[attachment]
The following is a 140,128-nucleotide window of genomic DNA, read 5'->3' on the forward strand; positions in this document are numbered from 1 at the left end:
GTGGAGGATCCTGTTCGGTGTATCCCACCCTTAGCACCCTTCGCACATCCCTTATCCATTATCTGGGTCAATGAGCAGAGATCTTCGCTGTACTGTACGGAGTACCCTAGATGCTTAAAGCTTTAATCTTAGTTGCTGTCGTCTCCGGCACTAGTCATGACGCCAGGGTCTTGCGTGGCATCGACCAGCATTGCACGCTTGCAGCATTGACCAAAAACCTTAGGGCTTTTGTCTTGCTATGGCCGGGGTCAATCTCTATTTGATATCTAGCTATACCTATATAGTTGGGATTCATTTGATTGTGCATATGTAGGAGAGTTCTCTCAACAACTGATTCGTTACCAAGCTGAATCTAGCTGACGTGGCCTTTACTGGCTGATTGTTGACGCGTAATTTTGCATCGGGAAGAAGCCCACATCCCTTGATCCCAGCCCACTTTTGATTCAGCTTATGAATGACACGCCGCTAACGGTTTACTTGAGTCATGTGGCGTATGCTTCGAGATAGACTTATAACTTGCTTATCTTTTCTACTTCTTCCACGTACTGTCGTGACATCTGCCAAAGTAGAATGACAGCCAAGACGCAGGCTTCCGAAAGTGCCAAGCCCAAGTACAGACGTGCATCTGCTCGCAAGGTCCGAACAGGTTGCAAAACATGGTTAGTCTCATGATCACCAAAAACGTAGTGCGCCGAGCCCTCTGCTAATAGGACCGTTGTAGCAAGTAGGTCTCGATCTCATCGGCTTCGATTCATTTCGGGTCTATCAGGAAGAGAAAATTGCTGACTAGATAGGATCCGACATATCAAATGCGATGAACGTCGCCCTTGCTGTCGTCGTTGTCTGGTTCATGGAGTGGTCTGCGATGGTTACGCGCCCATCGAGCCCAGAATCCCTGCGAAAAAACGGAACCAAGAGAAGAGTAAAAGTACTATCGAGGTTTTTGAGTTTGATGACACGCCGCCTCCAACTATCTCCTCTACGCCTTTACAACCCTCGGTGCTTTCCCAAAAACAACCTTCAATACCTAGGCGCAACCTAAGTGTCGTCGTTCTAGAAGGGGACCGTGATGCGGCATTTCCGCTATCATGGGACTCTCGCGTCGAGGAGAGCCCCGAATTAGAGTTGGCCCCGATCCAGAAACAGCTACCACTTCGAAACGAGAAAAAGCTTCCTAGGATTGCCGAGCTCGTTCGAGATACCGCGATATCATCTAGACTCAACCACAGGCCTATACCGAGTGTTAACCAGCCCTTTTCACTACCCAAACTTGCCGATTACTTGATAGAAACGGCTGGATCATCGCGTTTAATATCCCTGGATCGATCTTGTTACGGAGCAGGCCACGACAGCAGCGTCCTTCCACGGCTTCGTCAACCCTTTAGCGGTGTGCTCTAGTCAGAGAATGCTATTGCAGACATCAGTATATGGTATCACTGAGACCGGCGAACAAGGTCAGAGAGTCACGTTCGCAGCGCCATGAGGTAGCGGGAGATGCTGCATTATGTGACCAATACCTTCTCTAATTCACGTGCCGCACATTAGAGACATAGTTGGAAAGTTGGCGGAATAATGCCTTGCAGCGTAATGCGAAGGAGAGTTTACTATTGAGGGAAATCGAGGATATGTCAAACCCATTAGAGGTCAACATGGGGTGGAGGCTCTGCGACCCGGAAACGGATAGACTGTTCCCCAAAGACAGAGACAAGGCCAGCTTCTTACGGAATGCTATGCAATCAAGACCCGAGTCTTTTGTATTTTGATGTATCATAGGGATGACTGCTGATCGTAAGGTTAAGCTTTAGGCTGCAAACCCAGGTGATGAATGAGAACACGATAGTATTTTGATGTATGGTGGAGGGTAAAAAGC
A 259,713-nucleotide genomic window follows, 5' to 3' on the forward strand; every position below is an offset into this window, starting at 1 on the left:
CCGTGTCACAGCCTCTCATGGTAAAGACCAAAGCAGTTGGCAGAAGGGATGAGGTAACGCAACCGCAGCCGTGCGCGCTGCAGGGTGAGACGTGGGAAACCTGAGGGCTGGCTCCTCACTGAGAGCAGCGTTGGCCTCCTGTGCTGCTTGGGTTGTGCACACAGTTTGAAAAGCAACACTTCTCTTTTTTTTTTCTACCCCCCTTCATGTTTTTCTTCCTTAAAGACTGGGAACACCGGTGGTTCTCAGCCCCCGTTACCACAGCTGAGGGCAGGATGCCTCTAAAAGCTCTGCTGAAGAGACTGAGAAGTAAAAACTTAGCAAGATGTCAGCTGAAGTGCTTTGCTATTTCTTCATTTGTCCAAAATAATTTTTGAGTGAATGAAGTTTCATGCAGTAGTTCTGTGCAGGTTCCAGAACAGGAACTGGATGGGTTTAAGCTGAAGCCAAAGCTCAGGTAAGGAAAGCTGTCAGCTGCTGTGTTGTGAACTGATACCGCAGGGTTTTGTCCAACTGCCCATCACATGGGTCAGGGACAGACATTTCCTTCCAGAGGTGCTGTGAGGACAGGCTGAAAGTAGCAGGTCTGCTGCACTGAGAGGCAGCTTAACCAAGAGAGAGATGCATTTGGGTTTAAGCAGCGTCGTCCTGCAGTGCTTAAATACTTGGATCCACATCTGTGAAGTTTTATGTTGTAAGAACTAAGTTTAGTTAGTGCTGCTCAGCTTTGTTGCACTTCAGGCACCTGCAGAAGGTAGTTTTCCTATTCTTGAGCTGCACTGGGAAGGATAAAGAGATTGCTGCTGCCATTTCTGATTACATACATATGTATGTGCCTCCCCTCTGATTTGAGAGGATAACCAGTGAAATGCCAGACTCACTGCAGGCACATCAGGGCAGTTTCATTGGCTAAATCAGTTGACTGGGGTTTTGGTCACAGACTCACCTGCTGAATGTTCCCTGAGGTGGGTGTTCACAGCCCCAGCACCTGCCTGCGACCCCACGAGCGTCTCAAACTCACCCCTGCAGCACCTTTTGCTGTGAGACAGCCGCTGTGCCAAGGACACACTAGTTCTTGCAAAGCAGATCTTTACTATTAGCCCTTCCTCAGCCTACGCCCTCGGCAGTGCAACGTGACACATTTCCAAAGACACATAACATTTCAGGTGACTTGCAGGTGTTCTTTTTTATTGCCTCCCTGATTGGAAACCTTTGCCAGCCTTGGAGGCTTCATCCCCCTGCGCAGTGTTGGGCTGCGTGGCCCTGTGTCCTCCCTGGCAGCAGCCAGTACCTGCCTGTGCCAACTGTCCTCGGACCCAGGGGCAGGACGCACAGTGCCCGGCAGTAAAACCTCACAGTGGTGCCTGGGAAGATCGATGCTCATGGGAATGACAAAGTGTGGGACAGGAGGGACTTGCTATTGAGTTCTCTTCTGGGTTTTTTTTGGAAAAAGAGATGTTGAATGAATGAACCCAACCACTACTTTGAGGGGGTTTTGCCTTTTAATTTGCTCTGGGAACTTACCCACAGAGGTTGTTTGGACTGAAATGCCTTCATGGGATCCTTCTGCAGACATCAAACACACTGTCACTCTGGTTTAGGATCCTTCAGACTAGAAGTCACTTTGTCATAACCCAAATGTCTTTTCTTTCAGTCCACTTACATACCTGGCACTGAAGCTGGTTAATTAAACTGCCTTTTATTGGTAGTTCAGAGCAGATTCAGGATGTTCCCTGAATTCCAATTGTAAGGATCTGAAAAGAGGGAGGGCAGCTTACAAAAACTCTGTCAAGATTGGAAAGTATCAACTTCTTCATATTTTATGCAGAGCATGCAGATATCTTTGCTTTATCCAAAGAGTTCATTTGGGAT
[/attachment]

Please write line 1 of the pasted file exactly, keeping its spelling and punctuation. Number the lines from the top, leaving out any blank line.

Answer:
The following is a 140,128-nucleotide window of genomic DNA, read 5'->3' on the forward strand; positions in this document are numbered from 1 at the left end: